By Erin Klassen
The first genetically engineered salmon has been on the Canadian market for 6 months and consumers knew nothing about this because Canada has no legal requirements for food labeling of fish.
In early August, American company AquaBounty Technologies revealed that it's sold more than 5 tonnes of GM salmon in Canada since it was approved for sale in May 2016. It's the first time genetically modified animal products have been sold to the public anywhere. (cbc.ca)
Is it an advantage, really?
AquaAdvantage, is an Atlantic salmon that contains a growth hormone gene from a Chinook Salmon (a Pacific Ocean based species). In the wild, salmon produce the hormone only when the conditions are right for rapid growth. In the AquaAdvantage salmon, a regulatory switch from an ocean pout gene makes the fish produce growth hormone all the time, so the AquaAdvantage salmon grow rapidly throughout the year. These fish, which are raised in fish farms, grow four to six times faster than other Atlantic salmon early in life, said Hallerman, and they reach market weight twice as fast. This shortens the total production time from three years to a year and a half and reduces the amount of feed they consume by 10 per cent. (gmwatch.org)
Health Canada and the Canadian Food Inspection Agency approved the product in May of 2016. Sales began in Canada in 2017, said Conley. Because Health Canada concluded that these salmon are “as safe and nutritious for humans and livestock as conventional salmon,” labelling was optional and left up to the discretion of the grocers who distributed the filets. (gmwatch.org)
The AquaAdvantage salmon fillets are seemingly indistinguishable from those cut from regular salmon so this can be tricky for the shopper.
A recent Angus Reid poll released suggests fewer than two in five Canadians say GMO is safe to eat, and 83 per cent think there should be some kind of mandatory label for genetically modified food at the grocery store. Several major grocery chains confirmed they do not carry the GM fish product, including Loblaw's, Metro, Sobey's, Costco, IGA and Wal-Mart.(cbc.ca)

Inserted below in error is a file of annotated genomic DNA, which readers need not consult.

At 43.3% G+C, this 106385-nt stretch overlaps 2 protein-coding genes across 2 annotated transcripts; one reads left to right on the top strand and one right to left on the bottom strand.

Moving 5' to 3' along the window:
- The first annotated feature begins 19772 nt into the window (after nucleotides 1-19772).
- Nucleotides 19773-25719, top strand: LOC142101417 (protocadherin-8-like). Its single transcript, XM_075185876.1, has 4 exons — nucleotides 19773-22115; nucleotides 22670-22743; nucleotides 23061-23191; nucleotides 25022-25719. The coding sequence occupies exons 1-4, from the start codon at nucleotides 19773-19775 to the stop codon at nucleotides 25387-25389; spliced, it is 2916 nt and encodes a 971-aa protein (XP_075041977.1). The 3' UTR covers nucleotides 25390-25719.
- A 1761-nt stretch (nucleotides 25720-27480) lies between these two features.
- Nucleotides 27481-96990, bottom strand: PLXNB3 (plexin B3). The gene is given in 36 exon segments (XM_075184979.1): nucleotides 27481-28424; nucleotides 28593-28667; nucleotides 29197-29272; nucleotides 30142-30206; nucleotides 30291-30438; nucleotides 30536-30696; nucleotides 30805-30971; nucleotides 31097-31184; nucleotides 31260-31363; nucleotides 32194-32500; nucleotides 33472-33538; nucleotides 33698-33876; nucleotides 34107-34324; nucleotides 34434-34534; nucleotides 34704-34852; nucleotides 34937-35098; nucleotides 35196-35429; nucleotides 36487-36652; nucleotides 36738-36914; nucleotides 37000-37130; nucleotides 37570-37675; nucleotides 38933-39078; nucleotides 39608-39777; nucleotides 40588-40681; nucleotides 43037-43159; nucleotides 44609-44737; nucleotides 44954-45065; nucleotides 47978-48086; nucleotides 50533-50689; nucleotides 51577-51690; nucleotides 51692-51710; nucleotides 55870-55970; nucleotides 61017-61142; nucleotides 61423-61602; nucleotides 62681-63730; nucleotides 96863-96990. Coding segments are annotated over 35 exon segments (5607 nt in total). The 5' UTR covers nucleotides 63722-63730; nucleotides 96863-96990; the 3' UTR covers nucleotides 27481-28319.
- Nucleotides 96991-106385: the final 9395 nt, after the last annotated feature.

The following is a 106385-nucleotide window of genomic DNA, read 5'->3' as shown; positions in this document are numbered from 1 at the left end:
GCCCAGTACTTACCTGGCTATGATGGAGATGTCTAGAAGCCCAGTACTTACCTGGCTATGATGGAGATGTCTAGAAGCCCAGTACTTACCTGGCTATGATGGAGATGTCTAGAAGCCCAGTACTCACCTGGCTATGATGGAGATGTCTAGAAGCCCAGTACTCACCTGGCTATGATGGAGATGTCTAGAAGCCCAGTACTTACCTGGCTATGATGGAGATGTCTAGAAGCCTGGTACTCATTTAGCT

Lucy Sharratt, a coordinator for the Canadian Biotechnology Action Network, is critical of the lack of transparency, leaving Canadians to eat a GM product without them knowing. "We are troubled that this precedent-setting technology and product has entered the market at this time and in this way where the reality is Canadians who've walked into their grocery store or restaurant and bought Atlantic salmon will have eaten it unknowingly — and some Canadians may want the choice not to." (cbc.ca)
She notes after 20 years of polling there are many concerns Canadians have, "including ethical and religious concerns over the environmental risks and corporate control." Sharratt questions the assurance that there are no health concerns when eating genetically modified salmon because Health Canada does not do its own testing. "Our government doesn't test these genetically modified foods. Instead the government relies on data information that's provided by the company," she explains to Williams. "So it's not just in the grocery store that there's no transparency around genetically modified foods. At almost every step in the regulation of these products, there is not transparency. The information is kept confidential," she says. "And so we really do have many questions about what kind of information companies are producing to demonstrate safety." (cbc.ca)
"Our government doesn't test these genetically modified foods. Instead the government relies on data information that's provided by the company,” says Sharrat.
Provincial approval has been granted to Aquabounty to grow fish to market size in Bay Fortune, P.E.I. However that plant still requires federal approval.
In a letter to a group of environmental lobby groups, Environment Minister Catherine McKenna says any plan by AquaBounty Technologies to grow its AquAdvantage salmon at Rollo Bay, P.E.I., would be subject to strict requirements. "Should AquaBounty wish to manufacture or grow out the AquAdvantage salmon at this site, a new notification will be required pursuant to the Canadian Environmental Protection Act, 1999," McKenna wrote. (cbc.ca)
Eric Hallerman, an expert in fisheries and fish genetics at Virginia Tech who is not affiliated with the company, predicts that we will see many more genetically modified fish and other animals on shelves around the world in the future. (washingtonpost.com)
Grocery shoppers may be seeing more of these types of genetically altered products on store shelves but knowing what they are purchasing may still smell a bit fishy to some.